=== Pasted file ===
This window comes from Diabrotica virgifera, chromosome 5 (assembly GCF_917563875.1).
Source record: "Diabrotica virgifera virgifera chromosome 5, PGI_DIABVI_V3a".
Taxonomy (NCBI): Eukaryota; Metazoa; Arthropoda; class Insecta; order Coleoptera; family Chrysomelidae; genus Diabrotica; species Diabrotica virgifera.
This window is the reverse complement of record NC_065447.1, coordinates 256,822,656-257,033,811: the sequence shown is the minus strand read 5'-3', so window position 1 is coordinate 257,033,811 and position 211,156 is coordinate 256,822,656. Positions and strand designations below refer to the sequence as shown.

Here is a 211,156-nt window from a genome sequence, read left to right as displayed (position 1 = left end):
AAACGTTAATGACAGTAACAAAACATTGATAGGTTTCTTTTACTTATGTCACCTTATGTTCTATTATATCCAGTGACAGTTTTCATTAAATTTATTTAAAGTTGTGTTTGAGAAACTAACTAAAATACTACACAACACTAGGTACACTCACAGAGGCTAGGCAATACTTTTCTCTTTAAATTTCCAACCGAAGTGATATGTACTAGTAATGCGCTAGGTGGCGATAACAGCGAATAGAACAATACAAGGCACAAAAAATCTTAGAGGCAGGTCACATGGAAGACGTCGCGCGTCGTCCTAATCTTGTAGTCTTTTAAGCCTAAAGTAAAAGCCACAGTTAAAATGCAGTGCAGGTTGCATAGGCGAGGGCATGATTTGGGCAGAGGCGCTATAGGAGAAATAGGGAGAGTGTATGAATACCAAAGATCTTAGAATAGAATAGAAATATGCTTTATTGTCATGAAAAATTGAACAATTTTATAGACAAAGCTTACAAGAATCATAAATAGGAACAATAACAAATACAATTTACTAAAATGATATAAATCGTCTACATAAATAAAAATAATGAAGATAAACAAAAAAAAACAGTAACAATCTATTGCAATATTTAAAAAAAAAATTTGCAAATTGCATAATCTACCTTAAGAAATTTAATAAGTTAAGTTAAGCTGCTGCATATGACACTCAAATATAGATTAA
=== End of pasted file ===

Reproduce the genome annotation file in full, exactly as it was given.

This window comes from Diabrotica virgifera, chromosome 5 (assembly GCF_917563875.1).
Source record: "Diabrotica virgifera virgifera chromosome 5, PGI_DIABVI_V3a".
Taxonomy (NCBI): Eukaryota; Metazoa; Arthropoda; class Insecta; order Coleoptera; family Chrysomelidae; genus Diabrotica; species Diabrotica virgifera.
This window is the reverse complement of record NC_065447.1, coordinates 256,822,656-257,033,811: the sequence shown is the minus strand read 5'-3', so window position 1 is coordinate 257,033,811 and position 211,156 is coordinate 256,822,656. Positions and strand designations below refer to the sequence as shown.

Here is a 211,156-nt window from a genome sequence, read left to right as displayed (position 1 = left end):
AAACGTTAATGACAGTAACAAAACATTGATAGGTTTCTTTTACTTATGTCACCTTATGTTCTATTATATCCAGTGACAGTTTTCATTAAATTTATTTAAAGTTGTGTTTGAGAAACTAACTAAAATACTACACAACACTAGGTACACTCACAGAGGCTAGGCAATACTTTTCTCTTTAAATTTCCAACCGAAGTGATATGTACTAGTAATGCGCTAGGTGGCGATAACAGCGAATAGAACAATACAAGGCACAAAAAATCTTAGAGGCAGGTCACATGGAAGACGTCGCGCGTCGTCCTAATCTTGTAGTCTTTTAAGCCTAAAGTAAAAGCCACAGTTAAAATGCAGTGCAGGTTGCATAGGCGAGGGCATGATTTGGGCAGAGGCGCTATAGGAGAAATAGGGAGAGTGTATGAATACCAAAGATCTTAGAATAGAATAGAAATATGCTTTATTGTCATGAAAAATTGAACAATTTTATAGACAAAGCTTACAAGAATCATAAATAGGAACAATAACAAATACAATTTACTAAAATGATATAAATCGTCTACATAAATAAAAATAATGAAGATAAACAAAAAAAAACAGTAACAATCTATTGCAATATTTAAAAAAAAAATTTGCAAATTGCATAATCTACCTTAAGAAATTTAATAAGTTAAGTTAAGCTGCTGCATATGACACTCAAATATAGATTAA